Pharmacist Assistants


Health Science > Pharmacist Assistants > Physical Demands
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Pharmacist Assistants

Pharmacist Assistants - Physical Demands

Pharmacy technicians frequently:

  • Stand for long periods of time.
  • Repeat the same movements.
  • Use their hands to handle, control, or feel objects, tools, or controls.
  • Walk or run for long periods of time.

It is important for pharmacy technicians to be able to:

  • See details of objects that are less than a few feet away.
  • Understand the speech of another person.
  • Speak clearly so listeners can understand.
  • Use one or two hands to grasp, move, or assemble objects.
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  • Use fingers to grasp, move, or assemble very small objects.
  • See details of objects that are more than a few feet away.
  • See differences between colors, shades, and brightness.
  • Hold the arm and hand in one position or hold the hand steady while moving the arm.

It is not as important, but still necessary, for pharmacy technicians to be able to:

  • Use stomach and lower back muscles to support the body for long periods without getting tired.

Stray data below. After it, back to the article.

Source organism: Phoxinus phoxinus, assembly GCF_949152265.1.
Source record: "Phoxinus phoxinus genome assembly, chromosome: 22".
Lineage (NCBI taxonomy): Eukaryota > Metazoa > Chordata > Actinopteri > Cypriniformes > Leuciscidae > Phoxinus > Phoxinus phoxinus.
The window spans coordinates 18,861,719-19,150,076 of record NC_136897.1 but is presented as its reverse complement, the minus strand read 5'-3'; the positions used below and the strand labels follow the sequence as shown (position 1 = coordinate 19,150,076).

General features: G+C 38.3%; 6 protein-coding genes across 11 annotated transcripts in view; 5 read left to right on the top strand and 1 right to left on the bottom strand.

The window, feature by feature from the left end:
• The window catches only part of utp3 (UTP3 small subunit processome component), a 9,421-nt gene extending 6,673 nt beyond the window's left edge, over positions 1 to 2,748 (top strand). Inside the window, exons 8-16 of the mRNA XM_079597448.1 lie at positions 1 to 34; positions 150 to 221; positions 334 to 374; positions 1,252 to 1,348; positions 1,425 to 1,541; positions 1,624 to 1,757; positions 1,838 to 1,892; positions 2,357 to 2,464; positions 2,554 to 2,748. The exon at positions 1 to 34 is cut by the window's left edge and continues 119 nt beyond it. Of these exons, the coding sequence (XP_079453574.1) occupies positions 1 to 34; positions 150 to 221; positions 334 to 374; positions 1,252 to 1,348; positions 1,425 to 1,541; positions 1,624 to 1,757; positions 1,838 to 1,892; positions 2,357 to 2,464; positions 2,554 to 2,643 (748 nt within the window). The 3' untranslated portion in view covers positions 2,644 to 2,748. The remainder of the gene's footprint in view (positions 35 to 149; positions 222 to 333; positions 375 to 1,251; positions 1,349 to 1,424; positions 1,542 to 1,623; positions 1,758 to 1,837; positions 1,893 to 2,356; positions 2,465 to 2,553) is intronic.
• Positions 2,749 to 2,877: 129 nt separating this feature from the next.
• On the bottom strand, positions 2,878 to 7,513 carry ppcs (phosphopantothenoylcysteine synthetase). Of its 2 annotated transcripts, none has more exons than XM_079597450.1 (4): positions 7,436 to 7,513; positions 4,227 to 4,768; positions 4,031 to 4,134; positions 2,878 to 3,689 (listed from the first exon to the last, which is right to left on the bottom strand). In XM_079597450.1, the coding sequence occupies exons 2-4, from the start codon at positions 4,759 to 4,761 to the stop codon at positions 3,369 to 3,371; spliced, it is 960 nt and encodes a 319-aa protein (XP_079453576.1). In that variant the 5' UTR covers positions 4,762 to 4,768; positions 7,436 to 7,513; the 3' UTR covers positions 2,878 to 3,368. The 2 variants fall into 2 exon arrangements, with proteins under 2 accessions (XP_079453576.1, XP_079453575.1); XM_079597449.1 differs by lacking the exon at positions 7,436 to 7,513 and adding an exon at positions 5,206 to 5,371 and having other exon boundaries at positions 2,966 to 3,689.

• Focus on one source of sound and ignore others.
  • Bend, stretch, twist, or reach out.
  • Make quick, precise adjustments to machine controls.
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  • Move two or more limbs together (for example, two arms, two legs, or one leg and one arm) while remaining in place.
  • Be physically active for long periods without getting tired or out of breath.
  • Determine the distance between objects.
  • Move arms and legs quickly.
  • Use muscles to lift, push, pull, or carry heavy objects.
  • Use muscles for extended periods without getting tired.
  • Coordinate movement of several parts of the body, such as arms and legs, while the body is moving.
Source: Illinois Career Information System (CIS) brought to you by Illinois Department of Employment Security.